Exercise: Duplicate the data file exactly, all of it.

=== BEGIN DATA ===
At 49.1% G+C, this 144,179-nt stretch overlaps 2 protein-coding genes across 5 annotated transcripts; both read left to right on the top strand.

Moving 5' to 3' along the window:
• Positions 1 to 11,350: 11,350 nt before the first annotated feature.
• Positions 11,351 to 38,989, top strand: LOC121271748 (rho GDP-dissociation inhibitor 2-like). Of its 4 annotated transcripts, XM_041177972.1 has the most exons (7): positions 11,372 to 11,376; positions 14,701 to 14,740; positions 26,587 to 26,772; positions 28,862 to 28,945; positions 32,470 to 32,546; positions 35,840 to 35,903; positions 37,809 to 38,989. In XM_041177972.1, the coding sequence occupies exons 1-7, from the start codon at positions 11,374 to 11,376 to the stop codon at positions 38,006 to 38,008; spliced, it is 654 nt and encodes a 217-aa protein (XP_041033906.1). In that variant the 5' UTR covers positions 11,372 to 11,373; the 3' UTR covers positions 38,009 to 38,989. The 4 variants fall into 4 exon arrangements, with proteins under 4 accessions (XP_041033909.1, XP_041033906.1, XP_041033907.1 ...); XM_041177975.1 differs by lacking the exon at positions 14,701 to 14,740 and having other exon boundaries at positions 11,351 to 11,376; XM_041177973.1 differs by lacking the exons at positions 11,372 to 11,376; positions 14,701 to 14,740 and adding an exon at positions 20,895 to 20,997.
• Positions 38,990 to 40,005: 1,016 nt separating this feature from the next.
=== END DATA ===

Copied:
At 49.1% G+C, this 144,179-nt stretch overlaps 2 protein-coding genes across 5 annotated transcripts; both read left to right on the top strand.

Moving 5' to 3' along the window:
• Positions 1 to 11,350: 11,350 nt before the first annotated feature.
• Positions 11,351 to 38,989, top strand: LOC121271748 (rho GDP-dissociation inhibitor 2-like). Of its 4 annotated transcripts, XM_041177972.1 has the most exons (7): positions 11,372 to 11,376; positions 14,701 to 14,740; positions 26,587 to 26,772; positions 28,862 to 28,945; positions 32,470 to 32,546; positions 35,840 to 35,903; positions 37,809 to 38,989. In XM_041177972.1, the coding sequence occupies exons 1-7, from the start codon at positions 11,374 to 11,376 to the stop codon at positions 38,006 to 38,008; spliced, it is 654 nt and encodes a 217-aa protein (XP_041033906.1). In that variant the 5' UTR covers positions 11,372 to 11,373; the 3' UTR covers positions 38,009 to 38,989. The 4 variants fall into 4 exon arrangements, with proteins under 4 accessions (XP_041033909.1, XP_041033906.1, XP_041033907.1 ...); XM_041177975.1 differs by lacking the exon at positions 14,701 to 14,740 and having other exon boundaries at positions 11,351 to 11,376; XM_041177973.1 differs by lacking the exons at positions 11,372 to 11,376; positions 14,701 to 14,740 and adding an exon at positions 20,895 to 20,997.
• Positions 38,990 to 40,005: 1,016 nt separating this feature from the next.